General Matthew (1758-1825): War Hero
Matthew Clarkson, third son of David and Elizabeth French Clarkson, was the fourth generation of Matthew Clarksons. He seems to have been “ardent and impulsive” like his immigrant ancestor (Anon., “Vol. 1,” 112). He was only 16 when he ran off to join the army of the revolution. Although Matthew became a prominent player in the Revolutionary War, he didn’t earn the rank of general until after the war. He became good friends with George Washington, Alexander Hamilton, John Jay and John Vanderbilt. His portrait was painted by Gilbert Stuart, who painted the iconic portrait of George Washington. A copy by Stuart of the George Washington portrait was presented to Clarkson University by trustee Robert Livingston Clarkson. The portrait of Matthew Clarkson is in the Metropolitan Museum of Art. After the war, he became a prominent player in rebuilding Manhattan and developing financial and cultural institutions. Many of his letters have been preserved, and the whole of The Clarksons of New York: A Sketch, Vol. 2 is devoted to Gen. Matthew. That volume is the source of all the following information, unless otherwise cited.
During the war, Matthew served primarily as aide-de-camp, although he also participated in battles and surrenders. He had a miraculous recovery from an appalling wound and appears in the iconic painting by John Turnbull that hangs in the rotunda of the Capitol. He has been identified as the disembodied face at the tent.
When the war began, Matthew was only 16, yet he immediately applied for a commission from the New York Assembly. His request was denied, possibly having to do with the fact that his father was a member of the Assembly and was much stressed by the possibility of losing his sons to war. Instead, Matthew joined his brother David, captain of the 10th company in Josiah Smith’s regiment. The 10th company fought at the Battle of Long Island and was devastated. Survivors were sent back to New York. Matthew and David, however, went to the family home in Brunswick, New Jersey. At some point, Matthew met Gen. Nathaniel Green, who offered him a commission as major (10). Matthew accepted the commission and was assigned as aide-de-camp to Gen. Benedict Arnold. Under Arnold, Matthew joined a detachment of 160 men ordered to destroy a bridge south of Fort Edward in order to help New York Gen. Philip Schuyler, who was then retreating from British general John Burgoyne. However, Matthew’s detachment was attacked by a band of Native Americans who were fighting with the British. Matthew took a musket ball through his neck. Miraculously, he fully recovered. After several adventures and battles, he participated in Burgoyne’s surrender (22).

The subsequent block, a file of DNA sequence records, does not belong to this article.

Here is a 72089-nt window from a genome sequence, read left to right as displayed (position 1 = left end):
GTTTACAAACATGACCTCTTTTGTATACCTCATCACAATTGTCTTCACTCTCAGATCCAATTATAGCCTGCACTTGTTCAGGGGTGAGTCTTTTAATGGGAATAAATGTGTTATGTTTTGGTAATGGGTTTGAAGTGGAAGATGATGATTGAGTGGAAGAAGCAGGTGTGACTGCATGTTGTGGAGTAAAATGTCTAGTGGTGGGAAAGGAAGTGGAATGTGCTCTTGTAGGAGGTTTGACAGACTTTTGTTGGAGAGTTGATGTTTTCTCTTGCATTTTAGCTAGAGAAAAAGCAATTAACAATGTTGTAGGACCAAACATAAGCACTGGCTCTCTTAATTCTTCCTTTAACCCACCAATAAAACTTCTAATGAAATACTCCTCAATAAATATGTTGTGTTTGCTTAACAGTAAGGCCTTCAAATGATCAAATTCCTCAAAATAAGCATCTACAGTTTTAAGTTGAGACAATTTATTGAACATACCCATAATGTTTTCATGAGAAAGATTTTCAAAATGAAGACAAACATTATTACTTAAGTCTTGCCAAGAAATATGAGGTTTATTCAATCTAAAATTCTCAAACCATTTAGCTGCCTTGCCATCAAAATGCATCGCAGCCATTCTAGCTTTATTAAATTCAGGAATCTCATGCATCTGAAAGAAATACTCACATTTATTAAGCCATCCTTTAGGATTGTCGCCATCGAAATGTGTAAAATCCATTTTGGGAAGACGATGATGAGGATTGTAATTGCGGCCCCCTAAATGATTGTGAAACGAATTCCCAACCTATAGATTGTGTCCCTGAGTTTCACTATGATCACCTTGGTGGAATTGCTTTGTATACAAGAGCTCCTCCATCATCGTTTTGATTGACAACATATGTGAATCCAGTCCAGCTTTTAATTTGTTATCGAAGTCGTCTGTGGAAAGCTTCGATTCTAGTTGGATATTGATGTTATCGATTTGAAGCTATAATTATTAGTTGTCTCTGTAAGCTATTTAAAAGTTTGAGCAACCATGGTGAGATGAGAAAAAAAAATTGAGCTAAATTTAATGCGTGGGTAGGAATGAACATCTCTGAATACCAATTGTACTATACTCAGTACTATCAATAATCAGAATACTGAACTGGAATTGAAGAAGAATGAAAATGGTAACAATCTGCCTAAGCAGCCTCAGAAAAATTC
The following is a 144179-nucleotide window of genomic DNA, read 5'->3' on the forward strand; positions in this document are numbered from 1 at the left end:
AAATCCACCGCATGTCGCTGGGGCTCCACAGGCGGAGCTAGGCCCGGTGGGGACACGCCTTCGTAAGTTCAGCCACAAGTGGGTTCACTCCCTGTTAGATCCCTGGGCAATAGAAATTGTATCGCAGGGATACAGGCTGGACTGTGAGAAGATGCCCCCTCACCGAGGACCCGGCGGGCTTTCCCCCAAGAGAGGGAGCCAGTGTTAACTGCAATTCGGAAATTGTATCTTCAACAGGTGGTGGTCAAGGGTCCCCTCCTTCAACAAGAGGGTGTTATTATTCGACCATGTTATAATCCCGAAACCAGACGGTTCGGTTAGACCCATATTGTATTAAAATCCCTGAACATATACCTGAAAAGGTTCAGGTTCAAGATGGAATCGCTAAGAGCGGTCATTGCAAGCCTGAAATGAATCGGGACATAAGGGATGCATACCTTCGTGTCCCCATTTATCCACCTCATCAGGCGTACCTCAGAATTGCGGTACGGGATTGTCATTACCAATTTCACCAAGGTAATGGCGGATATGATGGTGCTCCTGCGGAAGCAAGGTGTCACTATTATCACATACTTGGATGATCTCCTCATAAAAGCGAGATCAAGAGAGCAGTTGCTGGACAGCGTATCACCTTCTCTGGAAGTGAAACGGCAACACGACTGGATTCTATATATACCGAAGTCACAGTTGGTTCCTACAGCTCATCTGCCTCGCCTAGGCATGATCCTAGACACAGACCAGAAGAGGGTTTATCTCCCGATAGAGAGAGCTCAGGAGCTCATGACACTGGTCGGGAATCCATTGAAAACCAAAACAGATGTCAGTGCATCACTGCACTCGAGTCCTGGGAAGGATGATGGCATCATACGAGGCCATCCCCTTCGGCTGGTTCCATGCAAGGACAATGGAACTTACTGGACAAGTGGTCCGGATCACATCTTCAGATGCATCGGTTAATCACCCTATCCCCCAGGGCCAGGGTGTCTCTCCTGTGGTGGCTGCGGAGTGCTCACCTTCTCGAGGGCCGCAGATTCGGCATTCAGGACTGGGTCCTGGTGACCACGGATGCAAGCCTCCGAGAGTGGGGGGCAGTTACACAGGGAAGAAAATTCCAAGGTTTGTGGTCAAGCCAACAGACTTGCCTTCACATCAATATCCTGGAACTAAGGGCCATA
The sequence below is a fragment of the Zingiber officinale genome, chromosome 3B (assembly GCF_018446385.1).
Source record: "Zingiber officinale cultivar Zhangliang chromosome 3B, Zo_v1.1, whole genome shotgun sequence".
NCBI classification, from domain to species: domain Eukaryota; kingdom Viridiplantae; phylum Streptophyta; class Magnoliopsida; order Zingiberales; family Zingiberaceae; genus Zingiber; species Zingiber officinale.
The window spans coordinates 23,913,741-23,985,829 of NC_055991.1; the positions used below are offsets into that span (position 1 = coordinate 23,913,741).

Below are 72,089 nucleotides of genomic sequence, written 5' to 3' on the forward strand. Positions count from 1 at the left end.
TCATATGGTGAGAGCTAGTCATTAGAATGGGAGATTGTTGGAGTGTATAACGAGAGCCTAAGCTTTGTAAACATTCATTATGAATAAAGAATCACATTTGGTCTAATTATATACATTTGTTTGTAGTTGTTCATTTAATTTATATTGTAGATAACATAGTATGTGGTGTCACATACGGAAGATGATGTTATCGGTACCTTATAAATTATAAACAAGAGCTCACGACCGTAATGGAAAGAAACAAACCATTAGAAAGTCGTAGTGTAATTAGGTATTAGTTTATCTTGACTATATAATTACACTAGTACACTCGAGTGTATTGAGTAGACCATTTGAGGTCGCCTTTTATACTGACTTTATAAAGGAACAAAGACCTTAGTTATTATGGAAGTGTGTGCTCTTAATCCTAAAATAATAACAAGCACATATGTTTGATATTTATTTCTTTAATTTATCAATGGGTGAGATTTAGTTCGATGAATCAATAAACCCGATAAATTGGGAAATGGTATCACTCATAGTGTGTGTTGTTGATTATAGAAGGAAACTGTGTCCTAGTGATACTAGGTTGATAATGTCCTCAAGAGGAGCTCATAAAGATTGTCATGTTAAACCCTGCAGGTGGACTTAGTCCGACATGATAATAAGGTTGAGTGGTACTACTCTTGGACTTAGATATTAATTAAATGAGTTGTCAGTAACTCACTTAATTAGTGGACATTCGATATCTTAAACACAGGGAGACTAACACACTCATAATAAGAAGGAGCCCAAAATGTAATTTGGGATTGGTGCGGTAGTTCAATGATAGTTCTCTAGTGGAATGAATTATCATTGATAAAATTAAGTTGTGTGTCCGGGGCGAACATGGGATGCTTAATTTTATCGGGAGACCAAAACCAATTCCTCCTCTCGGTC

In 1778, Matthew spent the year with Gen. Arnold in Philadelphia hosting diplomats, getting into a dispute with Thomas Paine in the newspapers (27-8) and being charged with contempt of court for refusing to testify against Arnold (38). In 1779, Matthew was transferred to Gen. Benjamin Lincoln’s command. At the disastrous siege of Charleston, Gen. Lincoln surrendered and his whole army was held prisoner of war for a month. Matthew was among the officers who were then paroled. The terms of his parole restricted him to Philadelphia for eight months (64-5). Matthew chafed under the restriction far from the action and worked assiduously to get the parole lifted. In 1781, he was present at the surrender of Gen. Charles Cornwallis.
After the war, Matthew received a testimonial letter from George Washington delineating his military accomplishments (88). When Gen. Lincoln became secretary of war, Matthew was appointed his assistant. On Nov. 25, 1783, Matthew received the commission of lieutenant colonel by brevet. In June 1786, he was appointed brigadier general of the militia of Kings and Queens Counties, commanding about 2,000 men. On March 8, 1798, he was “commissioned major general of the Southern District of New York, the most important of the four districts into which the state was divided” (137).
During the war, Gen. Matthew had become good friends with Alexander Hamilton and was present at his death bed in 1804. After being fatally wounded in the notorious duel with Aaron Burr, Hamilton had been moved to the nearby home of Matthew’s brother-in-law, William Bayard (137).